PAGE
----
How do I transform a POSIX Unix file descriptor or a standard input into a socket?


In inetd and systemd type systems, it is possible for the system to bind a socket and launch the application with the socket already existing, for example to provide socket based service starting. I would like to take advantage of this functionality in one of my Haskell daemons.

The daemon currently calls, socket, bindSocket, listen to create a Socket object that I can later call accept on. To change this to an inetd type system I would need to use standard input as a Socket, but all I can find so far is stdin :: Handle, or fdToHandle :: CInt -> Handle - neither are quite what I need.

I can't seem to find anything that has type Handle -> Socket, nor anything that is like stdin :: Socket. The nearest I can find is mkSocket which is very low-level, and most other languages (ie, Ruby) provide a call to turn a file descriptor into a socket without having to specify various other parameters.

C applications have the luxury of having sd-daemon.h which handles socket passing automatically. In Haskell, this file has to be emulated manually.

You can use stdInput to get the stdin file descriptor. The handleToFd function can of course also be used. Since you want POSIX-specific behavior, you can't expect it to work on Windows, though.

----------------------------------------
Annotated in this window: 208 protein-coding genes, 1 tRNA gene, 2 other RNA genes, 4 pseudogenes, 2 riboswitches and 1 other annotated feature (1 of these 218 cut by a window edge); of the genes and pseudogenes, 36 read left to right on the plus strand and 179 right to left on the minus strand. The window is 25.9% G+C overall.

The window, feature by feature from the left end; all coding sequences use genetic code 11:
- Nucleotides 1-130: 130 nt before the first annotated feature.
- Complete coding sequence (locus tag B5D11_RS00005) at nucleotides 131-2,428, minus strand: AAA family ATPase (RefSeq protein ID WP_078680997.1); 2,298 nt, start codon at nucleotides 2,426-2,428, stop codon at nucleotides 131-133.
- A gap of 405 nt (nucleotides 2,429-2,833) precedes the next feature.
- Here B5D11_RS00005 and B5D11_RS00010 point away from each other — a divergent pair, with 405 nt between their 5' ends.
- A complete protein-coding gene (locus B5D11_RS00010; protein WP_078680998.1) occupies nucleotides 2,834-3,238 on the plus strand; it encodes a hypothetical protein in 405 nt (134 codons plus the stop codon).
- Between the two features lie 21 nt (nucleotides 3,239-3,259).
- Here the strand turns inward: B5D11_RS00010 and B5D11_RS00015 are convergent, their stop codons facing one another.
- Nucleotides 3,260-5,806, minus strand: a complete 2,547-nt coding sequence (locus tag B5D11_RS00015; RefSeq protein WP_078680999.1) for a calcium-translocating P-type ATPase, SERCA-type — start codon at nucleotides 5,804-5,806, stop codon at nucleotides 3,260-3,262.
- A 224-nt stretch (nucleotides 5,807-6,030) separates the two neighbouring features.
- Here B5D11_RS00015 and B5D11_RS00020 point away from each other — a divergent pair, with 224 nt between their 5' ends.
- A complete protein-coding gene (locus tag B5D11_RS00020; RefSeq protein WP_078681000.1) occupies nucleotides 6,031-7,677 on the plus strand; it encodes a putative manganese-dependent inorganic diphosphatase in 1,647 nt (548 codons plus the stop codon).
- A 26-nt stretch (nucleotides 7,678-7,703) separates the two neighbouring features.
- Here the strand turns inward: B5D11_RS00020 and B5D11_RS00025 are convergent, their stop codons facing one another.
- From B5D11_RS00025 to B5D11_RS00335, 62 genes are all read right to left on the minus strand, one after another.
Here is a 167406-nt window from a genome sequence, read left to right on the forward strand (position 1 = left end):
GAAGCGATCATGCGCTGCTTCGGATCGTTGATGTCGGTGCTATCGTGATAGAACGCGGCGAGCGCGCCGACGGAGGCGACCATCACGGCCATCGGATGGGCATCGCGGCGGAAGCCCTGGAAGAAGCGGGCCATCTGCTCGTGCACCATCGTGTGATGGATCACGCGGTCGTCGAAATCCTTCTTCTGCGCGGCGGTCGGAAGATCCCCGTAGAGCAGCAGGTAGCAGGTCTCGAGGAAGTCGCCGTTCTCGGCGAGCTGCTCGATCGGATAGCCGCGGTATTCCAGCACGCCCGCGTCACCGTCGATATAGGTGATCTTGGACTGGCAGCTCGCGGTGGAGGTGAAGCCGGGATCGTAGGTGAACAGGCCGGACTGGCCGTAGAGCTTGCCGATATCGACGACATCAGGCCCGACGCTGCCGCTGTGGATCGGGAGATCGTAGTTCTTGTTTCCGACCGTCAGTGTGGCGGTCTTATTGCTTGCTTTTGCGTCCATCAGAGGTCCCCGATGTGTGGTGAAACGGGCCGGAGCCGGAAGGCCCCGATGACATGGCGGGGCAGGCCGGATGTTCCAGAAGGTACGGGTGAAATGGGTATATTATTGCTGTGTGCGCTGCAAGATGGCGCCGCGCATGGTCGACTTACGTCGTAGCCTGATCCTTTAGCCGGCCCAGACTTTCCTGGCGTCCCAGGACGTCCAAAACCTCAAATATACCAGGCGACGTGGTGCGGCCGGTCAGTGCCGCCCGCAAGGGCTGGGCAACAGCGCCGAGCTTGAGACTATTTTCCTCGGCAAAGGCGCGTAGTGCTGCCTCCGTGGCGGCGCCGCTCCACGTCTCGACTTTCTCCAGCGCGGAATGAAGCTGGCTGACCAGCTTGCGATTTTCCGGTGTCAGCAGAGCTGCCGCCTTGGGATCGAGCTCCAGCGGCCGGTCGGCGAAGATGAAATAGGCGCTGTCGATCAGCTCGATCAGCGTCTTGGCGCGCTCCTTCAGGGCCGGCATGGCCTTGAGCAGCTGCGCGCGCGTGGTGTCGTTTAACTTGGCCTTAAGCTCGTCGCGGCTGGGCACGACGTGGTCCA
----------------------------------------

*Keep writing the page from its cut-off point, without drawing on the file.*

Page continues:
Once you have the FD, you have no choice but to use the mkSocket function. Haskell can't guess what kind of socket that you want, so you have to specify it. You most probably want:

mkSocket fd AF_UNIX Stream defaultProtocol Listening

Please remember that this isn't necessarily how systemd passes file descriptors to your application. You must check the LISTEN_FDS and LISTEN_PID environment variables to see which file descriptors to use and whether its your job to even bind the sockets. The default file descriptor representing the default socket is FD 3, not FD 0 as you are assuming. systemd might also give you multiple sockets to use if the service file demands it.